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June 16, 2005: One afternoon during my internship
at an alternative school for at-risk adolescents, I was thumbing
through a recent issue of a Teaching Tolerance magazine.
An article on therapeutic gardening intrigued me and I raced to
the vice-principal's office to share the article. She encouraged
my enthusiasm and showed me the way to a closet filled with gardening
tools and seeds. Apparently, a horticulture teacher had initiated
a garden, but no one had pursued it once she left the position.
Dissatisfied and frustrated with traditional therapy and education,
I needed to implement an alternative solution. These students had
no desire to sit in the confines of a stuffy classroom and discuss
their feelings. We were interminably met with a stream of obscenities
and airborne objects!
Two weeks later on a morning early in March, we began our "therapeutic"
garden. Although the temperature hovered around 32 degrees and snow
flurries scattered the air, 12 students diligently raked and dug
up the turf, preparing the earth for the first planting season.
Another adult leader worked with some of the students to build a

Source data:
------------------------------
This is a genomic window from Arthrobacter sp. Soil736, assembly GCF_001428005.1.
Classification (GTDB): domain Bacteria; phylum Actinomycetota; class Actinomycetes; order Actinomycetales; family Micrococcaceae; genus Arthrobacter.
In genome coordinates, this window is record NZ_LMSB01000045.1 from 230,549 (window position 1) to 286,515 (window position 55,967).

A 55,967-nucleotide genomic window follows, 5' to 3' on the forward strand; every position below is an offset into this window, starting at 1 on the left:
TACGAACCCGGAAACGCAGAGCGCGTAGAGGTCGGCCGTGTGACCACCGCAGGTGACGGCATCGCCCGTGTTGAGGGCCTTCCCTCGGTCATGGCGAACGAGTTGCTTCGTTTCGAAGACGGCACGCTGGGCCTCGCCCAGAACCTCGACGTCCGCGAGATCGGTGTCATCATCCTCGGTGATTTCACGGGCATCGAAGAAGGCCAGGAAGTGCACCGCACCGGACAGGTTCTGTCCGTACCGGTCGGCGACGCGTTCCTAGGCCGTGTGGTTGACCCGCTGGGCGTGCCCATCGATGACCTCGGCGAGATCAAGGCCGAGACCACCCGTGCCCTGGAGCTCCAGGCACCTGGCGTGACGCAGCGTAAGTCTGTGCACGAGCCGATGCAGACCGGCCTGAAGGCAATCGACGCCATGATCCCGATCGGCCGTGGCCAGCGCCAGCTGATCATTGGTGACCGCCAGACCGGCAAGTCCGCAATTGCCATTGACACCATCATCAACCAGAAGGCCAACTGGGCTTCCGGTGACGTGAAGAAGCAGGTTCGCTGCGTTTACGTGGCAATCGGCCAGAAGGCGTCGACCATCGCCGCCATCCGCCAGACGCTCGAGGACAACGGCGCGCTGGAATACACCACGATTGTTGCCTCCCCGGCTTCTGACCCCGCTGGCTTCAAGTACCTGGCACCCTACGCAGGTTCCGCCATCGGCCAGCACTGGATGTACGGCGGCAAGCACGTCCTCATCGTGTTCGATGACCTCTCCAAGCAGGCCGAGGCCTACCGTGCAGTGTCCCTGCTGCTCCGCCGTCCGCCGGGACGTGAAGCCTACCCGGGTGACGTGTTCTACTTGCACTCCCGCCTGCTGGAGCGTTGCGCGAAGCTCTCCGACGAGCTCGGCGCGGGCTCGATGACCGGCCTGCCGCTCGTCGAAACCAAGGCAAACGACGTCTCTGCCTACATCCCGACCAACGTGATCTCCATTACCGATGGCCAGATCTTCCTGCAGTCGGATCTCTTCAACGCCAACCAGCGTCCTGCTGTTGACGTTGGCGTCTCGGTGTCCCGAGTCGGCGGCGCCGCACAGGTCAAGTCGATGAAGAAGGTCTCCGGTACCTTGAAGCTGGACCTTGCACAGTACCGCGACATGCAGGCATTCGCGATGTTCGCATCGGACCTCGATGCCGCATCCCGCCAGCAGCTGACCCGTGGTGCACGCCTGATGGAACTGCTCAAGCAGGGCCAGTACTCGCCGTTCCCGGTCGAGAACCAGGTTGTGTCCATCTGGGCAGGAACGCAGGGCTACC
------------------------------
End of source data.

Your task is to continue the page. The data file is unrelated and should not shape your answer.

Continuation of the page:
compost bin. The students eagerly asked questions and sawed lumber.
Working with these students in the context of psychotherapy groups,
I had never seen such enthusiasm or attention to any task. Subsequently,
we worked in the garden, took a trip to a nearby farm to milk cows,
and cleaned up an abandoned lot for a flower farm. During the farm
trip, several inner-city students expressed interest in working
on a farm. These trips also served to identify new vocational interests
never previously expressed simply because they lacked the environmental
The majority of the students described were diagnosed with Attention
Deficit/ Hyperactivity Disorder (ADD/ADHD). Infusing environmental
education (i.e., community gardening) into alternative or general
educational curriculums may be one effective intervention, addressing
cognitive and social deficits in children with ADHD.
Why farming or gardening for ADD/ADHD? First, it involves constant
physical and manual labor. Movement boosts serotonin levels, a neurotransmitter
found to be deficient in those with ADD/ADHD. Second, it is visual
learning. I understand concepts such as soil composition and nutrient
cycles better when I see it for myself, and the same goes for my
students. I have used soil test kits with student to determine the
ph, phosphorous, potassium and nitrogen levels from soil samples.
I split them into groups and they eagerly fill the tubes, anxiously
waiting for the results. How many of them would comprehend this
process from reading a textbook in a classroom versus actually seeing
it in an experiment from our garden? Third, farming builds community
and group cohesion. Students readily help each other and staff members.
It lends a sense of accomplishment as we cook and eat food together